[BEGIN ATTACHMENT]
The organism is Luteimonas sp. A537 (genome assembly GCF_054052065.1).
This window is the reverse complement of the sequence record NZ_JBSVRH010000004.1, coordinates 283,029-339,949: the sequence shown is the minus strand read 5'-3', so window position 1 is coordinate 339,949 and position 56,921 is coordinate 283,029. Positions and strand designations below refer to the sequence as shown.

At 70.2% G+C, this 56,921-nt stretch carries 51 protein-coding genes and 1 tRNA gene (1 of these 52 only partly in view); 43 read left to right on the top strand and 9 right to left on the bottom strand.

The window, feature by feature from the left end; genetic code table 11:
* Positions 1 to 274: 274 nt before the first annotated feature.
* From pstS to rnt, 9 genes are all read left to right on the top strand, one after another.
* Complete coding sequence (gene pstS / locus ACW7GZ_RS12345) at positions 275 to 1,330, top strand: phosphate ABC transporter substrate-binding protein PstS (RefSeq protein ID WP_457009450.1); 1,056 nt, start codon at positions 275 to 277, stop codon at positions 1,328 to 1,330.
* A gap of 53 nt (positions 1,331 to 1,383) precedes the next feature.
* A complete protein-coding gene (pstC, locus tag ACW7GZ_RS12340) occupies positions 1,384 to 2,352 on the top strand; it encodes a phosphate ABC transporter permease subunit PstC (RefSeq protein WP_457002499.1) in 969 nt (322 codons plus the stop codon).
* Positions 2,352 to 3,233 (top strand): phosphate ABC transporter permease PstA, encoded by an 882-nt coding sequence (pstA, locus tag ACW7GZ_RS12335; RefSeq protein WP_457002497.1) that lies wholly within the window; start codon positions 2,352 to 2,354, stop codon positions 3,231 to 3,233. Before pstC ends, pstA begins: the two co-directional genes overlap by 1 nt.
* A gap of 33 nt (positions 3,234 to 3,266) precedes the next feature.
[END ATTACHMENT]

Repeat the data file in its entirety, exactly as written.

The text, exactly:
The organism is Luteimonas sp. A537 (genome assembly GCF_054052065.1).
This window is the reverse complement of the sequence record NZ_JBSVRH010000004.1, coordinates 283,029-339,949: the sequence shown is the minus strand read 5'-3', so window position 1 is coordinate 339,949 and position 56,921 is coordinate 283,029. Positions and strand designations below refer to the sequence as shown.

At 70.2% G+C, this 56,921-nt stretch carries 51 protein-coding genes and 1 tRNA gene (1 of these 52 only partly in view); 43 read left to right on the top strand and 9 right to left on the bottom strand.

The window, feature by feature from the left end; genetic code table 11:
* Positions 1 to 274: 274 nt before the first annotated feature.
* From pstS to rnt, 9 genes are all read left to right on the top strand, one after another.
* Complete coding sequence (gene pstS / locus ACW7GZ_RS12345) at positions 275 to 1,330, top strand: phosphate ABC transporter substrate-binding protein PstS (RefSeq protein ID WP_457009450.1); 1,056 nt, start codon at positions 275 to 277, stop codon at positions 1,328 to 1,330.
* A gap of 53 nt (positions 1,331 to 1,383) precedes the next feature.
* A complete protein-coding gene (pstC, locus tag ACW7GZ_RS12340) occupies positions 1,384 to 2,352 on the top strand; it encodes a phosphate ABC transporter permease subunit PstC (RefSeq protein WP_457002499.1) in 969 nt (322 codons plus the stop codon).
* Positions 2,352 to 3,233 (top strand): phosphate ABC transporter permease PstA, encoded by an 882-nt coding sequence (pstA, locus tag ACW7GZ_RS12335; RefSeq protein WP_457002497.1) that lies wholly within the window; start codon positions 2,352 to 2,354, stop codon positions 3,231 to 3,233. Before pstC ends, pstA begins: the two co-directional genes overlap by 1 nt.
* A gap of 33 nt (positions 3,234 to 3,266) precedes the next feature.